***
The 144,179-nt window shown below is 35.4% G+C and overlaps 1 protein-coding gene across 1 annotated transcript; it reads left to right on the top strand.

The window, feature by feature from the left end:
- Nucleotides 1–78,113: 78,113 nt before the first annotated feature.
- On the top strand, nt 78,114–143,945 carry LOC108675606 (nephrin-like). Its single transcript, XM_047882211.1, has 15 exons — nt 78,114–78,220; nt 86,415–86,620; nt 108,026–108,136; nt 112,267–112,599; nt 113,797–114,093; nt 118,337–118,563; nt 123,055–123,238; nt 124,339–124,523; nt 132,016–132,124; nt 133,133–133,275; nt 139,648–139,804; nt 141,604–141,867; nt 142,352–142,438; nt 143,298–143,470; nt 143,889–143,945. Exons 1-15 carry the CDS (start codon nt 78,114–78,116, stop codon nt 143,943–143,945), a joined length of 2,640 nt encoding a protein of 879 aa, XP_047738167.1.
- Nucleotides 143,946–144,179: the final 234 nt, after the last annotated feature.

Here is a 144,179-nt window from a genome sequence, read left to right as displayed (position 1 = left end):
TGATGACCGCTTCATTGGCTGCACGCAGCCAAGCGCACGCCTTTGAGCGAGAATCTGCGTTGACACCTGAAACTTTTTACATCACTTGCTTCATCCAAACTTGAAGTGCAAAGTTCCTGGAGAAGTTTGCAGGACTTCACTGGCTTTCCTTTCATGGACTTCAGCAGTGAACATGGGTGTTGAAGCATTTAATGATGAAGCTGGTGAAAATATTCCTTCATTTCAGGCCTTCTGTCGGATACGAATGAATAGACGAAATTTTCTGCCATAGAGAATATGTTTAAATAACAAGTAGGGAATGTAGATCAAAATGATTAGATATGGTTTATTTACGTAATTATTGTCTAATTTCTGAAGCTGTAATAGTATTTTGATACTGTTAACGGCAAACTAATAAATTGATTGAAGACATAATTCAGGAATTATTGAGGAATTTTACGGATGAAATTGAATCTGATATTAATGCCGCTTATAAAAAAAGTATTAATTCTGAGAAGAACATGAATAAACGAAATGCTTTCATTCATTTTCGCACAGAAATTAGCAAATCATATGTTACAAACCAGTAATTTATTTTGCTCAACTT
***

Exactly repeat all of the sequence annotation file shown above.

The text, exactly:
The 144,179-nt window shown below is 35.4% G+C and overlaps 1 protein-coding gene across 1 annotated transcript; it reads left to right on the top strand.

The window, feature by feature from the left end:
- Nucleotides 1–78,113: 78,113 nt before the first annotated feature.
- On the top strand, nt 78,114–143,945 carry LOC108675606 (nephrin-like). Its single transcript, XM_047882211.1, has 15 exons — nt 78,114–78,220; nt 86,415–86,620; nt 108,026–108,136; nt 112,267–112,599; nt 113,797–114,093; nt 118,337–118,563; nt 123,055–123,238; nt 124,339–124,523; nt 132,016–132,124; nt 133,133–133,275; nt 139,648–139,804; nt 141,604–141,867; nt 142,352–142,438; nt 143,298–143,470; nt 143,889–143,945. Exons 1-15 carry the CDS (start codon nt 78,114–78,116, stop codon nt 143,943–143,945), a joined length of 2,640 nt encoding a protein of 879 aa, XP_047738167.1.
- Nucleotides 143,946–144,179: the final 234 nt, after the last annotated feature.

Here is a 144,179-nt window from a genome sequence, read left to right as displayed (position 1 = left end):
TGATGACCGCTTCATTGGCTGCACGCAGCCAAGCGCACGCCTTTGAGCGAGAATCTGCGTTGACACCTGAAACTTTTTACATCACTTGCTTCATCCAAACTTGAAGTGCAAAGTTCCTGGAGAAGTTTGCAGGACTTCACTGGCTTTCCTTTCATGGACTTCAGCAGTGAACATGGGTGTTGAAGCATTTAATGATGAAGCTGGTGAAAATATTCCTTCATTTCAGGCCTTCTGTCGGATACGAATGAATAGACGAAATTTTCTGCCATAGAGAATATGTTTAAATAACAAGTAGGGAATGTAGATCAAAATGATTAGATATGGTTTATTTACGTAATTATTGTCTAATTTCTGAAGCTGTAATAGTATTTTGATACTGTTAACGGCAAACTAATAAATTGATTGAAGACATAATTCAGGAATTATTGAGGAATTTTACGGATGAAATTGAATCTGATATTAATGCCGCTTATAAAAAAAGTATTAATTCTGAGAAGAACATGAATAAACGAAATGCTTTCATTCATTTTCGCACAGAAATTAGCAAATCATATGTTACAAACCAGTAATTTATTTTGCTCAACTT